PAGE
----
Member Week 2021: Foundation Leader Q&A with Nick Aldridge
Nick Aldridge, CEO of the PayPal Giving Fund
Question: What drew you to the field of philanthropy?
Answer: The people involved - I was lucky enough to start my career in a UK organization supporting nonprofits and enjoyed meeting leaders working to tackle important and often intractable social problems, with tenacity, commitment, and imagination.
Q: Collaboration is often the most effective way to tackle key issues and drive sustainable change in philanthropy. Share an example of a successful philanthropic collaboration or partnership that you have been a part of. What issue brought the organizations together? Why was a collaborative approach the right way to approach the issue? What were the results?
A: At PayPal Giving Fund all our work has been in partnership with charities and leading internet businesses, including PayPal through initiatives such Give at Checkout. We’ve been particularly proud of our partnership with GoFundMe, through which we’ve enabled fundraisers to create campaigns to benefit charities they care about. Supporters can donate to PayPal Giving Fund and receive a tax receipt immediately, and every month GoFundMe campaigns enable grants to thousands of charities.
Q: Reflecting on how COVID-19 and the movement for racial justice have impacted philanthropy, in what ways has the sector changed its approach to work since spring 2020? Share any examples of how your organization changed its operations or strategy.
A: In 2020, Covid-19 and the racial justice movement spurred a wave of social action as people came together in support of causes they care about. In particular, the racial justice movement, along with the expansion of opportunities to give and fundraise with PayPal, mobilized younger segments of the population to give, in many cases engaging with the philanthropic sector for the first time. We also saw growing interest from businesses in partnering with PayPal Giving Fund. Besides shifting to home working, and learning how to manage customer relationships without meeting in person, our main adaptation was to handle a dramatic increase in the scope and range of online philanthropy we support. Thankfully, we had invested the previous year in one of the world’s largest cloud-based accounting systems, enabling us to handle the dramatically increased volume of donations. In 2020 as a whole, we were able to help raise and distribute $500m to 128,000 charities as a result of gifts from 13 million donors, benefitting the sector at a time it was urgently needed.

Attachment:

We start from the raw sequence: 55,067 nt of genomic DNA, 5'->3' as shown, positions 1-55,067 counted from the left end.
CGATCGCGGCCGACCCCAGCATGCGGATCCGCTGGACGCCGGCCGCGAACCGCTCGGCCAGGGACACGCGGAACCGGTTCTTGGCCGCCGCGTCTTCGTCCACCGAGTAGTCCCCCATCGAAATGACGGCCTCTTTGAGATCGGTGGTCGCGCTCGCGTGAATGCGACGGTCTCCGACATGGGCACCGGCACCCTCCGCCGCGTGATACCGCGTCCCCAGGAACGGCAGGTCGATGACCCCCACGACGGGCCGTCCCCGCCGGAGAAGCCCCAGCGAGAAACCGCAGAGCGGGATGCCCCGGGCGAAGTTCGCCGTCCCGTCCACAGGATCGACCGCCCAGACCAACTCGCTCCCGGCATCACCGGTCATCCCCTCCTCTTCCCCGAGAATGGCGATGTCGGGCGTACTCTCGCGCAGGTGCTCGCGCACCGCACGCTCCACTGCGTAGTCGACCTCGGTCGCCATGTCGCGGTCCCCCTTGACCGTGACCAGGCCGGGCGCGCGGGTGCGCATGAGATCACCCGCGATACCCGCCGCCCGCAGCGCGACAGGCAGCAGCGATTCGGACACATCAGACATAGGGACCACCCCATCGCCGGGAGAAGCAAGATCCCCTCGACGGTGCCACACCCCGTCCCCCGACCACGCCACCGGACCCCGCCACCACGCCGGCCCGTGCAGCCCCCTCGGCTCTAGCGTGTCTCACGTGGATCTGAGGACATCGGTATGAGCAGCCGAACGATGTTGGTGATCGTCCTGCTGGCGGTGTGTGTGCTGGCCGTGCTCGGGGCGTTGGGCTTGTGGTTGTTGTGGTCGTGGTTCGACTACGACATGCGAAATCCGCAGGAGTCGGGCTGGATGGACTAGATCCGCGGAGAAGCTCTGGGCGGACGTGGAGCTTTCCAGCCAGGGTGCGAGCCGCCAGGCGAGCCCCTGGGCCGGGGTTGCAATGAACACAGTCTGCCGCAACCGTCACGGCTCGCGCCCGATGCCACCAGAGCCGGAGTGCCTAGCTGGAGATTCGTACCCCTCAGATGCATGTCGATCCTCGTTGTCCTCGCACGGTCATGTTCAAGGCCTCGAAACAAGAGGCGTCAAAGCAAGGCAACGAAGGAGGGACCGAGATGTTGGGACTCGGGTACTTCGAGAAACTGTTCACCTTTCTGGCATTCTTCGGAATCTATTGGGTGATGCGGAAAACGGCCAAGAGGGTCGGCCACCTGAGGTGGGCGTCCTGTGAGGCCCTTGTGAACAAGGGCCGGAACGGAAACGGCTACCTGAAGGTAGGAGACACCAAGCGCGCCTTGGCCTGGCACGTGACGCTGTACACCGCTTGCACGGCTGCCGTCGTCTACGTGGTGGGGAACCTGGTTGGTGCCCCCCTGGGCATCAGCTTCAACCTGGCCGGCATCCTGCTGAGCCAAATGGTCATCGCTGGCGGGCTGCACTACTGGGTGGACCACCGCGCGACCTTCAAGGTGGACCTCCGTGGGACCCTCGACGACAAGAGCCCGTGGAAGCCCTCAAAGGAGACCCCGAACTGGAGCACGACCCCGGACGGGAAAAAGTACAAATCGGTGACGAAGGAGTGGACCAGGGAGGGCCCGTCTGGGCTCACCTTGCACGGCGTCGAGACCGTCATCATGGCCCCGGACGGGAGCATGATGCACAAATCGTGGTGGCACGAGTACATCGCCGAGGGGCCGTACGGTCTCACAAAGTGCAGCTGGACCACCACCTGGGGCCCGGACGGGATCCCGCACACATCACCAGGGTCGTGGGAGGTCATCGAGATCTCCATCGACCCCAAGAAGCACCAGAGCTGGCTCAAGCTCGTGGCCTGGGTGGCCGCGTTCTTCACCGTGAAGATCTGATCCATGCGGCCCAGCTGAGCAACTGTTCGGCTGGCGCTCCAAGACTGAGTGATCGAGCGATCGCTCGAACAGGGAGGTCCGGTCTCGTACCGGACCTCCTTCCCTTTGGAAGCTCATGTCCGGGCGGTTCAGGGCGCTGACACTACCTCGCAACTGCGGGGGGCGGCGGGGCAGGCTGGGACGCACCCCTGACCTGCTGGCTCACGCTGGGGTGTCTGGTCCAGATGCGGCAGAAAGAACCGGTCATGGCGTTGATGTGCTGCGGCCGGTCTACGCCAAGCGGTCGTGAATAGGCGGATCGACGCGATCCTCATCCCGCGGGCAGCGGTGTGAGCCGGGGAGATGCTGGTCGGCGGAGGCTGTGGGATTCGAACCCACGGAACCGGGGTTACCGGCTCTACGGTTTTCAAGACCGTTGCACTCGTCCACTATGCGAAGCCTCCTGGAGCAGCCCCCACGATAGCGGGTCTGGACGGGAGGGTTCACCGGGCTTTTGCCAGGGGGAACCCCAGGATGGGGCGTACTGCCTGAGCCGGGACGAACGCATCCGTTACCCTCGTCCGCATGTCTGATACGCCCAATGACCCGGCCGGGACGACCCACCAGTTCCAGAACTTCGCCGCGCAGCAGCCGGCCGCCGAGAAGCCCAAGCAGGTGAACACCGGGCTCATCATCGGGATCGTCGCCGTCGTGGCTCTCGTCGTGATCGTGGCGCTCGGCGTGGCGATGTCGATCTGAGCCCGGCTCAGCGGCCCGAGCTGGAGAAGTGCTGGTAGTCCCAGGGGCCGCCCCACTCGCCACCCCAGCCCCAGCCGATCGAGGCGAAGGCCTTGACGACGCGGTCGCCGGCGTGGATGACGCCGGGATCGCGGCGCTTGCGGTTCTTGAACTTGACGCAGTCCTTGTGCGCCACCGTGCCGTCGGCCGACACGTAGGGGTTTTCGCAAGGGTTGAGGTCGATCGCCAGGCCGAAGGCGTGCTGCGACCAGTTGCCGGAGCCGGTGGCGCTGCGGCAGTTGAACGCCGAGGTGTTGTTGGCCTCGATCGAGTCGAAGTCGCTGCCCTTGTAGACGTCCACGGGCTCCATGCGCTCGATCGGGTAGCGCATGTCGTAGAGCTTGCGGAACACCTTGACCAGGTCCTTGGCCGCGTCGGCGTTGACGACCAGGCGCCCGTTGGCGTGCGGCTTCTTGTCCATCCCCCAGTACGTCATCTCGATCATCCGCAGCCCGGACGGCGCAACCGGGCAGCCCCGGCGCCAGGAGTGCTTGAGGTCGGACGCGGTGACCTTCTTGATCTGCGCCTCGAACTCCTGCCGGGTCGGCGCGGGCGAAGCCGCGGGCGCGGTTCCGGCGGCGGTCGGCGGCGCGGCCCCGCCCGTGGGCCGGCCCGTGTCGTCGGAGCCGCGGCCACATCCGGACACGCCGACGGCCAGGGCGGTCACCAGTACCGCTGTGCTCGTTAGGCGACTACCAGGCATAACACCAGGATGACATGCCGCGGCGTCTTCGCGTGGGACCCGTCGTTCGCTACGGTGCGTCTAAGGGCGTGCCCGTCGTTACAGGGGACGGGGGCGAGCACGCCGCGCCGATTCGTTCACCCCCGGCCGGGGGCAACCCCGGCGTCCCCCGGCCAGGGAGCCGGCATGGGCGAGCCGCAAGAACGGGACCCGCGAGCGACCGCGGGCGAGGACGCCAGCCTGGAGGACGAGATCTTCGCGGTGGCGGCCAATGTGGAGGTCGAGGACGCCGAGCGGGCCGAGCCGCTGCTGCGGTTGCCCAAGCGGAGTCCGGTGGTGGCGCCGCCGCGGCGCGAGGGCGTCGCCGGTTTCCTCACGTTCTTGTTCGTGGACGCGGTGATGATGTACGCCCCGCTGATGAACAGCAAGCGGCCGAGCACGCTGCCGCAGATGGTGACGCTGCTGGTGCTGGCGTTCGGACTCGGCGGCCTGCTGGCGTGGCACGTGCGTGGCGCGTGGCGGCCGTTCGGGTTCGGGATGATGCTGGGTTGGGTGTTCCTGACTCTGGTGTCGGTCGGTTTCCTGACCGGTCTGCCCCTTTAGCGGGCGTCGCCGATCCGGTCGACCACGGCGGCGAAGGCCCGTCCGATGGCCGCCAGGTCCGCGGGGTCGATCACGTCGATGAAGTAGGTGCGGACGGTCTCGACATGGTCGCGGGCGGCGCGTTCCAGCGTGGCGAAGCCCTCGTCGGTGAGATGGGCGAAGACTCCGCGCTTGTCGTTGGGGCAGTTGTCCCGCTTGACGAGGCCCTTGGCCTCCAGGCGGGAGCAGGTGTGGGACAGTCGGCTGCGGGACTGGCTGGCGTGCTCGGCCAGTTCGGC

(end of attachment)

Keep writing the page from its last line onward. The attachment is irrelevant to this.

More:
Q: How do you think philanthropy can become a more trusted partner in advancing the greater good?
A: Charities and foundations have worried about public trust for decades. People often argue that transparency and data are the cure, but an excess of unsorted information can confuse or even mislead the public, and lead to simplistic assessments and comparisons. More important for philanthropy is defining and living up to our values, and being honest with our stakeholders about the challenges we face. In particular, during a time of global upheaval and stress, including personal tragedy for many, we need to look after our staff so they can look after the people that depend on us. The fact that we’re working for the collective good doesn’t allow us to take for granted our people’s motivation and commitment.
Q: Share one or more ways that your Council on Foundations membership has benefitted your organization.
A: The Council on Foundations has been a fantastic source of specialist advice on philanthropy, including Donor Advised Funds and cross-border giving. Through the Council’s networks, such as the Corporate Grantmakers' Exchange, we’re also able to keep in touch with the latest thinking of foundations that are responding to some of society’s most pressing challenges.